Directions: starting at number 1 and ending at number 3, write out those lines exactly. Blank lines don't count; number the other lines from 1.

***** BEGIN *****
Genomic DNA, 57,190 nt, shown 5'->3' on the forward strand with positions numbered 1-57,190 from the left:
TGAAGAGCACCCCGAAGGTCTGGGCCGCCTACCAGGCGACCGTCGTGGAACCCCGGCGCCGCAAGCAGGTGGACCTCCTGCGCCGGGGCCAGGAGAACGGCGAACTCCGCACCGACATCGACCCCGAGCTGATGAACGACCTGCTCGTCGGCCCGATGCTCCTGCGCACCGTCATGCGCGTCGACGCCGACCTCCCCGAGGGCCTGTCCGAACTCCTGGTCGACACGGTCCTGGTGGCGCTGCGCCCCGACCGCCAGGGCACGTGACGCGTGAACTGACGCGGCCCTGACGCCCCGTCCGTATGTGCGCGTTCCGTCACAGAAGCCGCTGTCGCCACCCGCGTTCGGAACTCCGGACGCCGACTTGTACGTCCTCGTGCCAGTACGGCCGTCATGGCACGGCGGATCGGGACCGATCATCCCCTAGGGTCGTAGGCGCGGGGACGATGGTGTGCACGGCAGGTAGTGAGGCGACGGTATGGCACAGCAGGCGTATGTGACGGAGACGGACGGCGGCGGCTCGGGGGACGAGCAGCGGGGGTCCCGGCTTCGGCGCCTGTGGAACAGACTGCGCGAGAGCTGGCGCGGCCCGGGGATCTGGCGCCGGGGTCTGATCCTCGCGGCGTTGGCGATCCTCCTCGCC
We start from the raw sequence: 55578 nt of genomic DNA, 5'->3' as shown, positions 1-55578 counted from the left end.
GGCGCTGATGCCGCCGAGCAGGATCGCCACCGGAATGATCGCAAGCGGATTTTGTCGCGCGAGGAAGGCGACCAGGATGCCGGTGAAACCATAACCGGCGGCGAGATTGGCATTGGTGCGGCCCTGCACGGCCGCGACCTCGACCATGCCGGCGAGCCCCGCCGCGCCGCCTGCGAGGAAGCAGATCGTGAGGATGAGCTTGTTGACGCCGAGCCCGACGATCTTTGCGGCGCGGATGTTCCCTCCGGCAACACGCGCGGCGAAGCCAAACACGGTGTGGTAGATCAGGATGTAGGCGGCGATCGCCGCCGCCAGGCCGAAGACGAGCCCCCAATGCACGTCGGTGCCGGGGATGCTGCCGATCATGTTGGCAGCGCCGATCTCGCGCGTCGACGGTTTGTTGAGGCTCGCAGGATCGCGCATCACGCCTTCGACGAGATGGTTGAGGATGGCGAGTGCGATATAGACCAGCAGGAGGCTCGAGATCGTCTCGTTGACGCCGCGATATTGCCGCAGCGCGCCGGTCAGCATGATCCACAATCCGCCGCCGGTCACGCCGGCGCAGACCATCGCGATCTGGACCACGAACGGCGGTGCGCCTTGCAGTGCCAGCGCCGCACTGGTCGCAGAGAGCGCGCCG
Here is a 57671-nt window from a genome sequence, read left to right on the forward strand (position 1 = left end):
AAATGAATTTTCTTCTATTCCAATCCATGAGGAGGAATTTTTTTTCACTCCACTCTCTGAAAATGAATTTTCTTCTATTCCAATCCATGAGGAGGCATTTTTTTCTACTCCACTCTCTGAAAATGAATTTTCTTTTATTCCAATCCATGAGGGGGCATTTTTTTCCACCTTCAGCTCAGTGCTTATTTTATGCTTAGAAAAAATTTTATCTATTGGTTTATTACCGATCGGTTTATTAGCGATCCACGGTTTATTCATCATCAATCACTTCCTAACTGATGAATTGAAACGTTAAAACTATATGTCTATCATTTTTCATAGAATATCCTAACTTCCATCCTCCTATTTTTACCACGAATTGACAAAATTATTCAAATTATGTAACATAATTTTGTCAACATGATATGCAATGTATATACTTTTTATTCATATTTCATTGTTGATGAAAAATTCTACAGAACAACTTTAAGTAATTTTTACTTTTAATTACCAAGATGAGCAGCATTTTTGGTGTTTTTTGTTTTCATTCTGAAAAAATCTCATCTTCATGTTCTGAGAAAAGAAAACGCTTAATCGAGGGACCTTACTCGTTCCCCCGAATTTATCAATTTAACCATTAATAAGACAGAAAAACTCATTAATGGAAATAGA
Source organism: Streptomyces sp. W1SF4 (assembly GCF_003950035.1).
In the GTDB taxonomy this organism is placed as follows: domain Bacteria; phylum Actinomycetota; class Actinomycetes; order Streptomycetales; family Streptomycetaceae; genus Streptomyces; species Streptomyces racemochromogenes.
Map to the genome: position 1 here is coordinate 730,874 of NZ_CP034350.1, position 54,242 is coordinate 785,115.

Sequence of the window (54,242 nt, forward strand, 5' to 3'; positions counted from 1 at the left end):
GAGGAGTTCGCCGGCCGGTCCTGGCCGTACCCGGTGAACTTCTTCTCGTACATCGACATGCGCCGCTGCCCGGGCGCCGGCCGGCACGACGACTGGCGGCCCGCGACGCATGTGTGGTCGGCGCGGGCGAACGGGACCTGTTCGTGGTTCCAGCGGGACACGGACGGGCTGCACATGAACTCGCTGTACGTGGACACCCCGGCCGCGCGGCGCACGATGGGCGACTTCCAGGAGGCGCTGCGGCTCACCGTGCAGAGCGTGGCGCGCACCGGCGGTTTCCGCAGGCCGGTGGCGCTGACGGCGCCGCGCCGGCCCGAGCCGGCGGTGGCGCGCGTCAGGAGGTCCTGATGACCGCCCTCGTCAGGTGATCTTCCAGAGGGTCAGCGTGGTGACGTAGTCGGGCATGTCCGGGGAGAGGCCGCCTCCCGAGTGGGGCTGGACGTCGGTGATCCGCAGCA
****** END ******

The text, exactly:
Genomic DNA, 57,190 nt, shown 5'->3' on the forward strand with positions numbered 1-57,190 from the left:
TGAAGAGCACCCCGAAGGTCTGGGCCGCCTACCAGGCGACCGTCGTGGAACCCCGGCGCCGCAAGCAGGTGGACCTCCTGCGCCGGGGCCAGGAGAACGGCGAACTCCGCACCGACATCGACCCCGAGCTGATGAACGACCTGCTCGTCGGCCCGATGCTCCTGCGCACCGTCATGCGCGTCGACGCCGACCTCCCCGAGGGCCTGTCCGAACTCCTGGTCGACACGGTCCTGGTGGCGCTGCGCCCCGACCGCCAGGGCACGTGACGCGTGAACTGACGCGGCCCTGACGCCCCGTCCGTATGTGCGCGTTCCGTCACAGAAGCCGCTGTCGCCACCCGCGTTCGGAACTCCGGACGCCGACTTGTACGTCCTCGTGCCAGTACGGCCGTCATGGCACGGCGGATCGGGACCGATCATCCCCTAGGGTCGTAGGCGCGGGGACGATGGTGTGCACGGCAGGTAGTGAGGCGACGGTATGGCACAGCAGGCGTATGTGACGGAGACGGACGGCGGCGGCTCGGGGGACGAGCAGCGGGGGTCCCGGCTTCGGCGCCTGTGGAACAGACTGCGCGAGAGCTGGCGCGGCCCGGGGATCTGGCGCCGGGGTCTGATCCTCGCGGCGTTGGCGATCCTCCTCGCC
We start from the raw sequence: 55578 nt of genomic DNA, 5'->3' as shown, positions 1-55578 counted from the left end.